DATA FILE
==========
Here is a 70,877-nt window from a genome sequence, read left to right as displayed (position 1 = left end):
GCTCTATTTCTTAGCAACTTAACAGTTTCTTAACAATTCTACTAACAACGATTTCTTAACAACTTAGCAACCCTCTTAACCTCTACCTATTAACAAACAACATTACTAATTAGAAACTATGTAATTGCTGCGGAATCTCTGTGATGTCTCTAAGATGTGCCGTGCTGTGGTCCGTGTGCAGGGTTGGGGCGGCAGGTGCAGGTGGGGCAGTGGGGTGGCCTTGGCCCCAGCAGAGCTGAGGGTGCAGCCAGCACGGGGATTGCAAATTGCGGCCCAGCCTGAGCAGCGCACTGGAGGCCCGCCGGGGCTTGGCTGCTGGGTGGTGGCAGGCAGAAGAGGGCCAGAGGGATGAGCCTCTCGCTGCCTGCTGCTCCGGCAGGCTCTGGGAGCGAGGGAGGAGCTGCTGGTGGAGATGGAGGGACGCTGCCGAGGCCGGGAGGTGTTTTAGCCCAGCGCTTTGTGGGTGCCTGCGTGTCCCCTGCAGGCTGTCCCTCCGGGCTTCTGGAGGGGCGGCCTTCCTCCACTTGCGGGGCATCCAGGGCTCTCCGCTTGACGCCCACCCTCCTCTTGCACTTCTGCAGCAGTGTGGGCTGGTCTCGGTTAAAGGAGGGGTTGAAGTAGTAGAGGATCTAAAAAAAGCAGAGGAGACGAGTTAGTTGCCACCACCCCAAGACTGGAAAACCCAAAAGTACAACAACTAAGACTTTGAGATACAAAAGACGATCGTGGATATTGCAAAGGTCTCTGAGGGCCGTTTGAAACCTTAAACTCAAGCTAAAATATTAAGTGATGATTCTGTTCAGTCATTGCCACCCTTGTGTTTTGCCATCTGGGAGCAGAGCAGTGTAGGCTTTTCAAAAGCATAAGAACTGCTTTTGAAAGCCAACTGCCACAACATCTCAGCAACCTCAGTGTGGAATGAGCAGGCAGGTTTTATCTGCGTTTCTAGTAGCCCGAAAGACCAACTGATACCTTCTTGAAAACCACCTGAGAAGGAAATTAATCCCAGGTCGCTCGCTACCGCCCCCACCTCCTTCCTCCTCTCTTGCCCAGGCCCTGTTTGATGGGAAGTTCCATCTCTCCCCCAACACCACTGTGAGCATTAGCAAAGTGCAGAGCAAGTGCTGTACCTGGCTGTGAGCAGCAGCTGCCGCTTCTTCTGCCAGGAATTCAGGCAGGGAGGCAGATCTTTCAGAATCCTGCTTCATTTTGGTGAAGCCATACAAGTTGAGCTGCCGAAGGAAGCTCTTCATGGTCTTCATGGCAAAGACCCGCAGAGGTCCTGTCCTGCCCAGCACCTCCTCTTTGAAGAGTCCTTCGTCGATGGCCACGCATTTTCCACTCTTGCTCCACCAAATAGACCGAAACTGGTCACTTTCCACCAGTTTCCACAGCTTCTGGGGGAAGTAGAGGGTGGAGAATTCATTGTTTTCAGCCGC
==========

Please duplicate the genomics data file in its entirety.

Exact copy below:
Here is a 70,877-nt window from a genome sequence, read left to right as displayed (position 1 = left end):
GCTCTATTTCTTAGCAACTTAACAGTTTCTTAACAATTCTACTAACAACGATTTCTTAACAACTTAGCAACCCTCTTAACCTCTACCTATTAACAAACAACATTACTAATTAGAAACTATGTAATTGCTGCGGAATCTCTGTGATGTCTCTAAGATGTGCCGTGCTGTGGTCCGTGTGCAGGGTTGGGGCGGCAGGTGCAGGTGGGGCAGTGGGGTGGCCTTGGCCCCAGCAGAGCTGAGGGTGCAGCCAGCACGGGGATTGCAAATTGCGGCCCAGCCTGAGCAGCGCACTGGAGGCCCGCCGGGGCTTGGCTGCTGGGTGGTGGCAGGCAGAAGAGGGCCAGAGGGATGAGCCTCTCGCTGCCTGCTGCTCCGGCAGGCTCTGGGAGCGAGGGAGGAGCTGCTGGTGGAGATGGAGGGACGCTGCCGAGGCCGGGAGGTGTTTTAGCCCAGCGCTTTGTGGGTGCCTGCGTGTCCCCTGCAGGCTGTCCCTCCGGGCTTCTGGAGGGGCGGCCTTCCTCCACTTGCGGGGCATCCAGGGCTCTCCGCTTGACGCCCACCCTCCTCTTGCACTTCTGCAGCAGTGTGGGCTGGTCTCGGTTAAAGGAGGGGTTGAAGTAGTAGAGGATCTAAAAAAAGCAGAGGAGACGAGTTAGTTGCCACCACCCCAAGACTGGAAAACCCAAAAGTACAACAACTAAGACTTTGAGATACAAAAGACGATCGTGGATATTGCAAAGGTCTCTGAGGGCCGTTTGAAACCTTAAACTCAAGCTAAAATATTAAGTGATGATTCTGTTCAGTCATTGCCACCCTTGTGTTTTGCCATCTGGGAGCAGAGCAGTGTAGGCTTTTCAAAAGCATAAGAACTGCTTTTGAAAGCCAACTGCCACAACATCTCAGCAACCTCAGTGTGGAATGAGCAGGCAGGTTTTATCTGCGTTTCTAGTAGCCCGAAAGACCAACTGATACCTTCTTGAAAACCACCTGAGAAGGAAATTAATCCCAGGTCGCTCGCTACCGCCCCCACCTCCTTCCTCCTCTCTTGCCCAGGCCCTGTTTGATGGGAAGTTCCATCTCTCCCCCAACACCACTGTGAGCATTAGCAAAGTGCAGAGCAAGTGCTGTACCTGGCTGTGAGCAGCAGCTGCCGCTTCTTCTGCCAGGAATTCAGGCAGGGAGGCAGATCTTTCAGAATCCTGCTTCATTTTGGTGAAGCCATACAAGTTGAGCTGCCGAAGGAAGCTCTTCATGGTCTTCATGGCAAAGACCCGCAGAGGTCCTGTCCTGCCCAGCACCTCCTCTTTGAAGAGTCCTTCGTCGATGGCCACGCATTTTCCACTCTTGCTCCACCAAATAGACCGAAACTGGTCACTTTCCACCAGTTTCCACAGCTTCTGGGGGAAGTAGAGGGTGGAGAATTCATTGTTTTCAGCCGC